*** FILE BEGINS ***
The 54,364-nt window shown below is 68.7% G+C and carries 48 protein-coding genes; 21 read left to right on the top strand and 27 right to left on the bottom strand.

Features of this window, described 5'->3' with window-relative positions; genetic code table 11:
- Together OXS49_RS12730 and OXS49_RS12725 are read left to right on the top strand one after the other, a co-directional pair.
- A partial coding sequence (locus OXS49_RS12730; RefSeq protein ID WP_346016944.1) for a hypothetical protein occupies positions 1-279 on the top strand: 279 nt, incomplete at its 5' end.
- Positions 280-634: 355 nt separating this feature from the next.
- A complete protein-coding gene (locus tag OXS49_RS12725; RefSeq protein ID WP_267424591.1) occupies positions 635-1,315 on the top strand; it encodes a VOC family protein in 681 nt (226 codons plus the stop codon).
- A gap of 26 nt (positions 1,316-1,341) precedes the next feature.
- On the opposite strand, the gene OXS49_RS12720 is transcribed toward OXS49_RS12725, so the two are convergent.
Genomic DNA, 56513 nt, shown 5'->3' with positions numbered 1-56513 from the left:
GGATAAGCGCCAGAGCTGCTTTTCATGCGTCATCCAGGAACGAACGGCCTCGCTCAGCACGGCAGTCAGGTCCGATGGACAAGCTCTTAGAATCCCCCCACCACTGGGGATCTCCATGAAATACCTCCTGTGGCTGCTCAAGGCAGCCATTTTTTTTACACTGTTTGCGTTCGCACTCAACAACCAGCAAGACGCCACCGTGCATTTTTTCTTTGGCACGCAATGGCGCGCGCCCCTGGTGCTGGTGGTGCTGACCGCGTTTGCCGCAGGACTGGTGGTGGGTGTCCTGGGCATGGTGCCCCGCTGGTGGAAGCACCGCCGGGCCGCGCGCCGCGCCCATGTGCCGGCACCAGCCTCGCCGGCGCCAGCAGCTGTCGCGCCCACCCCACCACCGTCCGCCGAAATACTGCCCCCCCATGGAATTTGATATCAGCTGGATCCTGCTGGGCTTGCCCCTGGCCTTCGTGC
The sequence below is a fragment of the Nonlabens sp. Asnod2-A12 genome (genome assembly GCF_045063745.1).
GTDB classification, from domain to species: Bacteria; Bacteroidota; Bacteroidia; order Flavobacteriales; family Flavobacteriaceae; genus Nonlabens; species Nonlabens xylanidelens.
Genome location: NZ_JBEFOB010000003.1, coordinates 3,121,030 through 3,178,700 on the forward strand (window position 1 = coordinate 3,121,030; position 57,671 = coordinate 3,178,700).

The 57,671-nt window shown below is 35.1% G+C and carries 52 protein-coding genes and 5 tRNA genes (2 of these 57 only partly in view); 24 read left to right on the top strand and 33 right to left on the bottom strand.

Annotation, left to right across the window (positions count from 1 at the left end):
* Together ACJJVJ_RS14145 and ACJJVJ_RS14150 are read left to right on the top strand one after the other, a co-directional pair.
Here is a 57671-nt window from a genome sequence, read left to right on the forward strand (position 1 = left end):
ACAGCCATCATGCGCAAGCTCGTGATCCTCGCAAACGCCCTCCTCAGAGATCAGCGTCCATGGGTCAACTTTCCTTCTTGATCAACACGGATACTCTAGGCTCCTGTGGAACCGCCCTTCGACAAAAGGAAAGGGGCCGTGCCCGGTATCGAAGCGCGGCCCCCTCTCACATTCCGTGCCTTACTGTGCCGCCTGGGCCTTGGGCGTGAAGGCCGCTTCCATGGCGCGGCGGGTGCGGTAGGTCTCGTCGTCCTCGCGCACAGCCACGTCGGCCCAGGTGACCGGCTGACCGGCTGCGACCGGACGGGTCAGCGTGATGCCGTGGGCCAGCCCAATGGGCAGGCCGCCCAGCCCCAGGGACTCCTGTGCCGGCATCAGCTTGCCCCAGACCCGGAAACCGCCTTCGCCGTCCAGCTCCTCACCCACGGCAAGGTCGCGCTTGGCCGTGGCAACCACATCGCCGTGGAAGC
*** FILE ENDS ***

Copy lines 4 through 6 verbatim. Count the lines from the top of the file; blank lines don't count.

- A partial coding sequence (locus OXS49_RS12730; RefSeq protein ID WP_346016944.1) for a hypothetical protein occupies positions 1-279 on the top strand: 279 nt, incomplete at its 5' end.
- Positions 280-634: 355 nt separating this feature from the next.
- A complete protein-coding gene (locus tag OXS49_RS12725; RefSeq protein ID WP_267424591.1) occupies positions 635-1,315 on the top strand; it encodes a VOC family protein in 681 nt (226 codons plus the stop codon).